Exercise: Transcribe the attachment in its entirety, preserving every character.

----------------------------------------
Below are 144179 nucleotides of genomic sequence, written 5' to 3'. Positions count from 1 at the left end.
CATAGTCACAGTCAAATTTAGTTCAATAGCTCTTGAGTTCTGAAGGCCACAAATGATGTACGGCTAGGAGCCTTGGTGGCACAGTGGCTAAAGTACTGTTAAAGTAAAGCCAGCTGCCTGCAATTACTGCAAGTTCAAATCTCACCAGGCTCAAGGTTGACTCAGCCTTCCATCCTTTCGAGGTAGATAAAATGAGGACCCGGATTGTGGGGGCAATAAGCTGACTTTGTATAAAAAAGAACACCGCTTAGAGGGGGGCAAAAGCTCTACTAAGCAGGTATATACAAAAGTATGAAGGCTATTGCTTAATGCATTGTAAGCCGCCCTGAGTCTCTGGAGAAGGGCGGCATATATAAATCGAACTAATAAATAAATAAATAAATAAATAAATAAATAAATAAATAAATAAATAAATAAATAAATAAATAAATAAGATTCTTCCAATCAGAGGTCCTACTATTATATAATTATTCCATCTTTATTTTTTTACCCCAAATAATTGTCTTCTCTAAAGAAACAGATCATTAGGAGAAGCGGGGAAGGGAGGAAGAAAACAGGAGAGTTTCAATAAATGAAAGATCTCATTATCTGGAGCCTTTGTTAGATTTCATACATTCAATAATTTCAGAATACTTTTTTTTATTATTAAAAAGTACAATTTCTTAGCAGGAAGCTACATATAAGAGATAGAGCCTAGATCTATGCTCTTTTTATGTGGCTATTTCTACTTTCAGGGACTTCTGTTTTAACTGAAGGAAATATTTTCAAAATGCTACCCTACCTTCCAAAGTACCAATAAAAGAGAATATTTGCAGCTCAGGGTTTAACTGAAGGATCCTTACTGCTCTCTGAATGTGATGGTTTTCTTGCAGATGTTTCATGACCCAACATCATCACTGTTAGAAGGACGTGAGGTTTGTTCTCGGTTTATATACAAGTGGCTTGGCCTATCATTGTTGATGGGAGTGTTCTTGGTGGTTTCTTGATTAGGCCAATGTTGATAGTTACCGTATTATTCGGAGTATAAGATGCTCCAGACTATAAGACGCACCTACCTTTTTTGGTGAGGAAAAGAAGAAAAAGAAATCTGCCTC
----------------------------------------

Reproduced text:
Below are 144179 nucleotides of genomic sequence, written 5' to 3'. Positions count from 1 at the left end.
CATAGTCACAGTCAAATTTAGTTCAATAGCTCTTGAGTTCTGAAGGCCACAAATGATGTACGGCTAGGAGCCTTGGTGGCACAGTGGCTAAAGTACTGTTAAAGTAAAGCCAGCTGCCTGCAATTACTGCAAGTTCAAATCTCACCAGGCTCAAGGTTGACTCAGCCTTCCATCCTTTCGAGGTAGATAAAATGAGGACCCGGATTGTGGGGGCAATAAGCTGACTTTGTATAAAAAAGAACACCGCTTAGAGGGGGGCAAAAGCTCTACTAAGCAGGTATATACAAAAGTATGAAGGCTATTGCTTAATGCATTGTAAGCCGCCCTGAGTCTCTGGAGAAGGGCGGCATATATAAATCGAACTAATAAATAAATAAATAAATAAATAAATAAATAAATAAATAAATAAATAAATAAATAAATAAATAAATAAGATTCTTCCAATCAGAGGTCCTACTATTATATAATTATTCCATCTTTATTTTTTTACCCCAAATAATTGTCTTCTCTAAAGAAACAGATCATTAGGAGAAGCGGGGAAGGGAGGAAGAAAACAGGAGAGTTTCAATAAATGAAAGATCTCATTATCTGGAGCCTTTGTTAGATTTCATACATTCAATAATTTCAGAATACTTTTTTTTATTATTAAAAAGTACAATTTCTTAGCAGGAAGCTACATATAAGAGATAGAGCCTAGATCTATGCTCTTTTTATGTGGCTATTTCTACTTTCAGGGACTTCTGTTTTAACTGAAGGAAATATTTTCAAAATGCTACCCTACCTTCCAAAGTACCAATAAAAGAGAATATTTGCAGCTCAGGGTTTAACTGAAGGATCCTTACTGCTCTCTGAATGTGATGGTTTTCTTGCAGATGTTTCATGACCCAACATCATCACTGTTAGAAGGACGTGAGGTTTGTTCTCGGTTTATATACAAGTGGCTTGGCCTATCATTGTTGATGGGAGTGTTCTTGGTGGTTTCTTGATTAGGCCAATGTTGATAGTTACCGTATTATTCGGAGTATAAGATGCTCCAGACTATAAGACGCACCTACCTTTTTTGGTGAGGAAAAGAAGAAAAAGAAATCTGCCTC